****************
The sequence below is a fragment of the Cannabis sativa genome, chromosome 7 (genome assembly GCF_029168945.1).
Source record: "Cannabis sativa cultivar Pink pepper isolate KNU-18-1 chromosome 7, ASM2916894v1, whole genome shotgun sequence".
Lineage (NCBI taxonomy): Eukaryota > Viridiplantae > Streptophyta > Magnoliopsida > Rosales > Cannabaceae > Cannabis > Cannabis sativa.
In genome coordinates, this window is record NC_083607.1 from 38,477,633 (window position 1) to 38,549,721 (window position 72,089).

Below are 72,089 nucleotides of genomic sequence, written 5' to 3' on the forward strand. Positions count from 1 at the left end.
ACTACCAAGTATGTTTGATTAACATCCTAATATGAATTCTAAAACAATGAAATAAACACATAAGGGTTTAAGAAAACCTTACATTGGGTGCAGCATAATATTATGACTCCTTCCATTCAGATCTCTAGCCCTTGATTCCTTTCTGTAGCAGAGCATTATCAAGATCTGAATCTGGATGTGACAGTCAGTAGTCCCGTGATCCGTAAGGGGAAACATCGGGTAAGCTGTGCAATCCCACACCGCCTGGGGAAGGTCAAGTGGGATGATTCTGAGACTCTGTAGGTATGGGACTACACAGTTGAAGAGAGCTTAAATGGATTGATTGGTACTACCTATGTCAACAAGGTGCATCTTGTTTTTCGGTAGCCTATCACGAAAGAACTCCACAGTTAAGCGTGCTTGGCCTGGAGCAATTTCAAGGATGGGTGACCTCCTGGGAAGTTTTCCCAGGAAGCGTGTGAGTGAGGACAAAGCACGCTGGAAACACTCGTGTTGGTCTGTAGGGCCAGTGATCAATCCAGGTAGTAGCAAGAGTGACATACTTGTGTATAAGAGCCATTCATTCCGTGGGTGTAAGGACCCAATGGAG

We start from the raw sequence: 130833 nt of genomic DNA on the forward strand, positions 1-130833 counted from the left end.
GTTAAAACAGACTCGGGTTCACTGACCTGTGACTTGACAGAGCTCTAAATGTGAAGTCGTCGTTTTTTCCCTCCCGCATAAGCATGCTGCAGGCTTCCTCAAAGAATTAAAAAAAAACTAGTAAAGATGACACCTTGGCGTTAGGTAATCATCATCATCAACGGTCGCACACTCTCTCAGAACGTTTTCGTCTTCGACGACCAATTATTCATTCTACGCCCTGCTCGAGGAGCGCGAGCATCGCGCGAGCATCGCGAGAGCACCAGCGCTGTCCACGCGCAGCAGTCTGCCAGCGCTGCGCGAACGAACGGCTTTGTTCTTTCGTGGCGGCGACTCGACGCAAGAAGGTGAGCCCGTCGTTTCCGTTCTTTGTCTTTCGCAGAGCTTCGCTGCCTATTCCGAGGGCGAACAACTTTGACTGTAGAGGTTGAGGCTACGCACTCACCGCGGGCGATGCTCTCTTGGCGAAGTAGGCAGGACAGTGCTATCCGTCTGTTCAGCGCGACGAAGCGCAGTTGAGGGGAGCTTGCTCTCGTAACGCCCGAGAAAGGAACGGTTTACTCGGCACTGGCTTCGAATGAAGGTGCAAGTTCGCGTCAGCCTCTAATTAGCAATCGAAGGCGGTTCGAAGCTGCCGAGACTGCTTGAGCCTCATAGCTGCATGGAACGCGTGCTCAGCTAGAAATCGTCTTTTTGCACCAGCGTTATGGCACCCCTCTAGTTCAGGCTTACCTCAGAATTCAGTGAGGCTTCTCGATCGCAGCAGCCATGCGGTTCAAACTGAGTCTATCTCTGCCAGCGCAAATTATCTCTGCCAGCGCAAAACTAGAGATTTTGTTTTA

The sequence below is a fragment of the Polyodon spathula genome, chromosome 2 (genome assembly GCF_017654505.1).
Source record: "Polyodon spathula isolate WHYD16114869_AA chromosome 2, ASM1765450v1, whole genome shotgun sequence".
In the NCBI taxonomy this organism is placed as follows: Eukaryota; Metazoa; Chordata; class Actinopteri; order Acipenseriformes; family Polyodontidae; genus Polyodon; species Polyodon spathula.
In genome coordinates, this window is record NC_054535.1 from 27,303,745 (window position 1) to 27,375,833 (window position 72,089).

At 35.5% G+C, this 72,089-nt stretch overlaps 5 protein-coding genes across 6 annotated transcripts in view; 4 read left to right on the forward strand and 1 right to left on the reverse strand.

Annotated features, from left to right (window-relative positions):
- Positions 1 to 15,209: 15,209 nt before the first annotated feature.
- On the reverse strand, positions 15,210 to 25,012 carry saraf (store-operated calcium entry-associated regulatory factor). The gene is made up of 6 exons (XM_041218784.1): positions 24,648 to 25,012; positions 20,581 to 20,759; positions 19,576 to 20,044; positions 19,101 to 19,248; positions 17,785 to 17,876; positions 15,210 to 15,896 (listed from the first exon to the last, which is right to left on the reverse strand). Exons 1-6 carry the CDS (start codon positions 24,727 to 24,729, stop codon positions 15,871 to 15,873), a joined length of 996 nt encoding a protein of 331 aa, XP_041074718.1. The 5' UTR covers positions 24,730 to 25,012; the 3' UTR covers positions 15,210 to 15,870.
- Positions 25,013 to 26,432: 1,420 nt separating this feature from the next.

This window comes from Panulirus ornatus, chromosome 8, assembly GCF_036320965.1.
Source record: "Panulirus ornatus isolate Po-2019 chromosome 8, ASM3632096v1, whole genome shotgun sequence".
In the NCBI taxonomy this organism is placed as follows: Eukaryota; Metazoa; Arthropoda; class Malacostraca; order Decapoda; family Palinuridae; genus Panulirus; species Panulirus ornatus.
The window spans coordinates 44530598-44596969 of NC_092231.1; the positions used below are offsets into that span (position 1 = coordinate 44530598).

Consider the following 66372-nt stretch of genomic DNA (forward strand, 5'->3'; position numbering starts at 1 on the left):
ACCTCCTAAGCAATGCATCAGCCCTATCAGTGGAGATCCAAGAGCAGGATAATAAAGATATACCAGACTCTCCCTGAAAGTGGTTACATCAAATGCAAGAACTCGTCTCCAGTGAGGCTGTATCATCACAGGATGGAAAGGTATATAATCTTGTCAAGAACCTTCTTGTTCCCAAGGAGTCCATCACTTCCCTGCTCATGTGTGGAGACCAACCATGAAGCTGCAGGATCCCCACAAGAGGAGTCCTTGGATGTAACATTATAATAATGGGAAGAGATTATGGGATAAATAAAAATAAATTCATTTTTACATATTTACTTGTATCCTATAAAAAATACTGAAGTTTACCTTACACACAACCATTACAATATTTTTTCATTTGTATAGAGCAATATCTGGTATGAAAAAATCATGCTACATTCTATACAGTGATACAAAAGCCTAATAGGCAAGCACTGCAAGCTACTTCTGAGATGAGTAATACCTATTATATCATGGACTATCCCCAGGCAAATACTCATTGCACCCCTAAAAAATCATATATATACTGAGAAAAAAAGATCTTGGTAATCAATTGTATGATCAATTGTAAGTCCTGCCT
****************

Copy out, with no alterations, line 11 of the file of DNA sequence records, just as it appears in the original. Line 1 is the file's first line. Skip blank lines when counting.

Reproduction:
In the NCBI taxonomy this organism is placed as follows: Eukaryota; Metazoa; Chordata; class Actinopteri; order Acipenseriformes; family Polyodontidae; genus Polyodon; species Polyodon spathula.